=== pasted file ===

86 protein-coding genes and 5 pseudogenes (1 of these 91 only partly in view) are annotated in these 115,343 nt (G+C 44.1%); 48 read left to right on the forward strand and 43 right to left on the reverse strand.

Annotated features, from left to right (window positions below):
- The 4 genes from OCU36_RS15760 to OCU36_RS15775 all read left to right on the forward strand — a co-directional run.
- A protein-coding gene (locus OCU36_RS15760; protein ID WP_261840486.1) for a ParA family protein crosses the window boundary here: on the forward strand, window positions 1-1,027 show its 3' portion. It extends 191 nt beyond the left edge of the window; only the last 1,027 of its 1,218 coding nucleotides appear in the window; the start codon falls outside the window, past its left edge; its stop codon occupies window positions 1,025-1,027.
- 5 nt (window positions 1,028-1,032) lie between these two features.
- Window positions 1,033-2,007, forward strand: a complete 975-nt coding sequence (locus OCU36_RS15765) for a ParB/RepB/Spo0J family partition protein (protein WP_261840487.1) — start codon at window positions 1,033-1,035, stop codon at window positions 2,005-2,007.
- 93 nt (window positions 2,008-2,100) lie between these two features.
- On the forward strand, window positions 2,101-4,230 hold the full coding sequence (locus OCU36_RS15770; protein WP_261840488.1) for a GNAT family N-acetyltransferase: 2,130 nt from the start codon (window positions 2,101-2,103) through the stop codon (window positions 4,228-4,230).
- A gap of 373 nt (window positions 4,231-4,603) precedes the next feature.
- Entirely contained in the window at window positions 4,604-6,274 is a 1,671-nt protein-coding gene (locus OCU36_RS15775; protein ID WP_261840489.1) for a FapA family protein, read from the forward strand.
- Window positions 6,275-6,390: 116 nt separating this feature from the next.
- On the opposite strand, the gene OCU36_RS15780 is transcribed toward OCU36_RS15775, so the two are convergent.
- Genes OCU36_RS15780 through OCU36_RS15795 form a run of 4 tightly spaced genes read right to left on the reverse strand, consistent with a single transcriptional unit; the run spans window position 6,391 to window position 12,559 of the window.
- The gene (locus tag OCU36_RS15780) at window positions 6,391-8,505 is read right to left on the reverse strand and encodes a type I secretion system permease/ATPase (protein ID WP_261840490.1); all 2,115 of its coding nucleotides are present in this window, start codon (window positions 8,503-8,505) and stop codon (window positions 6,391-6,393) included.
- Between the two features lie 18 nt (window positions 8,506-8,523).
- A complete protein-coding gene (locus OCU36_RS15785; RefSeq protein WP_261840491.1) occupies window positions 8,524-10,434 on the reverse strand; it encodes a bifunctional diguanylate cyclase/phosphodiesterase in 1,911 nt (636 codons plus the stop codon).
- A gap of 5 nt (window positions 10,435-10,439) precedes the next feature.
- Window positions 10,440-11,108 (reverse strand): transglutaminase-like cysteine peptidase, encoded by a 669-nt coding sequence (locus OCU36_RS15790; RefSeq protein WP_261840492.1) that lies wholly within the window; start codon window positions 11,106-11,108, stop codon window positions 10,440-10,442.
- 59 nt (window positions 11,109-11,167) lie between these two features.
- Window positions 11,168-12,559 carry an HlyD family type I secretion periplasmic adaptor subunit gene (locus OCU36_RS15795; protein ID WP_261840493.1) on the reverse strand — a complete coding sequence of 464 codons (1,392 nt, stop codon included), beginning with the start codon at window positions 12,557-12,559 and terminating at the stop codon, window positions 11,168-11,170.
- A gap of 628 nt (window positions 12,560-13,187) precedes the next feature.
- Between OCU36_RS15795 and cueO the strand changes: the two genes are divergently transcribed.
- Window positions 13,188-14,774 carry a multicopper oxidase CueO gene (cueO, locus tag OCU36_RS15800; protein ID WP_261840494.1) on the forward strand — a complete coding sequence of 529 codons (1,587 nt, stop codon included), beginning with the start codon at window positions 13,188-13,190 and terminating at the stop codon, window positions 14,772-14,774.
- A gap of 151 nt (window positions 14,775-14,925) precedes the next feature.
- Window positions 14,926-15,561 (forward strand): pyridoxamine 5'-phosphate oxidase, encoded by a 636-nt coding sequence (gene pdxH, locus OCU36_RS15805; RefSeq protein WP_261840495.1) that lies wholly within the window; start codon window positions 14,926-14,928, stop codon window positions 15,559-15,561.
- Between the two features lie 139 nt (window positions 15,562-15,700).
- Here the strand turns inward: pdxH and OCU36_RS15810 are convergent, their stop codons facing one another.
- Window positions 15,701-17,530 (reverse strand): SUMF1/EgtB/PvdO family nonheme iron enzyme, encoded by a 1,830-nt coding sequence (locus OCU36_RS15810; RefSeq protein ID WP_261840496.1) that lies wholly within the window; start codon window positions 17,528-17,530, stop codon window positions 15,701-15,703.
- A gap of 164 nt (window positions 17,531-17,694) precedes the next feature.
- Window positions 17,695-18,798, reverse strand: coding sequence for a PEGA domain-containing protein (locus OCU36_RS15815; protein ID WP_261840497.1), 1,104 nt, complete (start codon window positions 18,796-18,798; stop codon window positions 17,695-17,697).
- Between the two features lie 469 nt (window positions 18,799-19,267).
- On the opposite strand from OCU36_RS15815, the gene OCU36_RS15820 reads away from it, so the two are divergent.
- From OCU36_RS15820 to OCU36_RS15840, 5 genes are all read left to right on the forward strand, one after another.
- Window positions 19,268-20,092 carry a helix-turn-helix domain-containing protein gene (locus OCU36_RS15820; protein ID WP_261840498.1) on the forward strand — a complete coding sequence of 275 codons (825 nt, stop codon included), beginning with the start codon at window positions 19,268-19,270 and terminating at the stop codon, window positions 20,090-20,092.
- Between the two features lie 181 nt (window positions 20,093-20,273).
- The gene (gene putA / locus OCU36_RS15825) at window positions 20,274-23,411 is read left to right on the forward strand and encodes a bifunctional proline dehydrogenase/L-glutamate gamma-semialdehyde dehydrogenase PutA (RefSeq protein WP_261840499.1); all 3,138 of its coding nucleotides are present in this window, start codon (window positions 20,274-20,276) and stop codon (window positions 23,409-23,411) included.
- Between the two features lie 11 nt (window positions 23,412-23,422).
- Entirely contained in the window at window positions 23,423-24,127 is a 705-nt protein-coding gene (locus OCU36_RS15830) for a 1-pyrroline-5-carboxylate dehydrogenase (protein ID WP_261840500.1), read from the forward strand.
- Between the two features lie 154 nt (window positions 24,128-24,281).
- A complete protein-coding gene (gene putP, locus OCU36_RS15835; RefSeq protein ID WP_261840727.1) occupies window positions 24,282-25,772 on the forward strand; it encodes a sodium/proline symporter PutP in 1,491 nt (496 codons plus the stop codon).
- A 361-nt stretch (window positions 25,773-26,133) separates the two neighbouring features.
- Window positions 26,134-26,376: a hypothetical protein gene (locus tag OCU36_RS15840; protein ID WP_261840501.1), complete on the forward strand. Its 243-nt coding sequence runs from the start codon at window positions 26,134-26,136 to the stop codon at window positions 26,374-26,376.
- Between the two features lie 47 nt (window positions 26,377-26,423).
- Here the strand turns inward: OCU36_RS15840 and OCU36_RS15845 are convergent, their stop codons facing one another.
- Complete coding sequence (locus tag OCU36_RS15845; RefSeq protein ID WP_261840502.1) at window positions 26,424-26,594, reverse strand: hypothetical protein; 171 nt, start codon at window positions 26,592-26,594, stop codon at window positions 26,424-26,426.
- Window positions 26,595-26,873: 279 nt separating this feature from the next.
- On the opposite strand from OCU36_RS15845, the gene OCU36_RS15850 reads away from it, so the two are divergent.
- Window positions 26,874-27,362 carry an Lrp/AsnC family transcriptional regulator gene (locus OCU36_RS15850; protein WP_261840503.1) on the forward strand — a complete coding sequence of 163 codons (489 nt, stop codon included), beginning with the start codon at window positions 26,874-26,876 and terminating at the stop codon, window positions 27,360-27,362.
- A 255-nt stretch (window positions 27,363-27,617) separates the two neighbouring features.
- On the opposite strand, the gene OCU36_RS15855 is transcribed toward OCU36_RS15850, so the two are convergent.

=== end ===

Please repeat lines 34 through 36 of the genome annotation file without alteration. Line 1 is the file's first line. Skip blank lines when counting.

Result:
- Window positions 19,268-20,092 carry a helix-turn-helix domain-containing protein gene (locus OCU36_RS15820; protein ID WP_261840498.1) on the forward strand — a complete coding sequence of 275 codons (825 nt, stop codon included), beginning with the start codon at window positions 19,268-19,270 and terminating at the stop codon, window positions 20,090-20,092.
- Between the two features lie 181 nt (window positions 20,093-20,273).
- The gene (gene putA / locus OCU36_RS15825) at window positions 20,274-23,411 is read left to right on the forward strand and encodes a bifunctional proline dehydrogenase/L-glutamate gamma-semialdehyde dehydrogenase PutA (RefSeq protein WP_261840499.1); all 3,138 of its coding nucleotides are present in this window, start codon (window positions 20,274-20,276) and stop codon (window positions 23,409-23,411) included.